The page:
Tonight I had my adult students. Now, I don’t really like teaching adults because they have all the idiosyncrasies of my middle school students (refusal to speak above a whisper, inability to separate “L” and “R” but an insistence that “z” is pronounced “Zed”, total lack of subject-verb agreement) but they can’t be bought off with a little Harry Potter trivia. Also they don’t like to play games and they don’t tell me they want to grow up to be like me.
Last time, I asked my students to write a paragraph about their worst travel experience. First we needed to go over what a paragraph was, and then they all insisted they had no bad travel experiences. “Who remembers bad times?” one woman asked. I begged them to please try to remember a travel horror story.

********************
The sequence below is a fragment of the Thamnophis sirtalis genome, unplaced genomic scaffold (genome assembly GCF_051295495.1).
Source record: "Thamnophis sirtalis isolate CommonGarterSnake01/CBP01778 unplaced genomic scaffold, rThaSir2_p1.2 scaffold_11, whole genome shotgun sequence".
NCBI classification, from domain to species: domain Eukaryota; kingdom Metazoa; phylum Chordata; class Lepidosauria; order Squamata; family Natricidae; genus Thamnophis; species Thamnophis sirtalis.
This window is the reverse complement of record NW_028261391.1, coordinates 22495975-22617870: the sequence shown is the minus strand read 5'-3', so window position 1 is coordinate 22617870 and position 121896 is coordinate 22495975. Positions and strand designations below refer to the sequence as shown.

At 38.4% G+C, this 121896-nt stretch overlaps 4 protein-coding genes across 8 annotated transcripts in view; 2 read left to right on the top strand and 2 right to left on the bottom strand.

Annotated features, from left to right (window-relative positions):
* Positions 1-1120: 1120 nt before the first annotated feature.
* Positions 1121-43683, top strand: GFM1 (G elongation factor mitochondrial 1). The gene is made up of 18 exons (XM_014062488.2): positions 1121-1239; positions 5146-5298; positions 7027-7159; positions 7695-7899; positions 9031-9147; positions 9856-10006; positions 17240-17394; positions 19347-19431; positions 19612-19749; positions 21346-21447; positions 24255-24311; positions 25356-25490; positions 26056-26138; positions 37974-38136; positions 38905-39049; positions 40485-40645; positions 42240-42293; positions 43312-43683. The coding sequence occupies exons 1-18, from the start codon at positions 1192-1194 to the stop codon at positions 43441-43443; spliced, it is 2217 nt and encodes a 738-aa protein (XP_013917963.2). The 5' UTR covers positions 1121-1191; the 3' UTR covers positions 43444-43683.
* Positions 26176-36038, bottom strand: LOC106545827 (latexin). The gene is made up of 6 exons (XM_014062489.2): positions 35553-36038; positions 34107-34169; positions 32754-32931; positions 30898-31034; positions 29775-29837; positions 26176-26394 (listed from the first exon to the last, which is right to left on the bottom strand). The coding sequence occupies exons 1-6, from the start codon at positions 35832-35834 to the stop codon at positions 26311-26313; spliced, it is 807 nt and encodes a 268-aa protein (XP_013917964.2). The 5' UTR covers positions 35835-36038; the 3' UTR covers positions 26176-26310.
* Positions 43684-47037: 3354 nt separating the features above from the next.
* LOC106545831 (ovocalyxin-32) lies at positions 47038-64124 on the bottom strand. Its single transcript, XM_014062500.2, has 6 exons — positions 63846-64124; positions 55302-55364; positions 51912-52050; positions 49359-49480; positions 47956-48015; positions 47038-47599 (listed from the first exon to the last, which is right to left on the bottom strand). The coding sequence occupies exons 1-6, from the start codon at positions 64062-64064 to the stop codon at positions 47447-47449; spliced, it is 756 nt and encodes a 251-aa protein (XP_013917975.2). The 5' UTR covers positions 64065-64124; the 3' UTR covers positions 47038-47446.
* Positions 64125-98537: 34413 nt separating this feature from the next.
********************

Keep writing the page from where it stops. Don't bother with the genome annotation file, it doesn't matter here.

Tonight, I asked them to read their homework. Will had warned me that this would be a slow, painful lesson because most Chinese don’t really travel (except for New Years and May Day when the entire country goes to see their moms). I planned to tell about getting stuck in Beijing with Jeff and Fresca, to get the travel-disaster ball rolling, but my students topped me. One student told me a story about staying in a bug-infested hotel. Another said she snuck onto a train and hid from the police. A third bribed her way onto a sold-out sleeping car.
We read and listened to a story about a bad vacation. It was bad in the British or American sense of bad, which means the plane was delayed 10 hours and our heroes had to sleep in the airport. At the end of class, I asked the students to write a complaint letter to an airline, hotel or travel agent about this bad vacation, explaining what went wrong and asking for a refund.
The faster students explained it to the slower ones and then one man said “But Meg, we don’t do this in China.”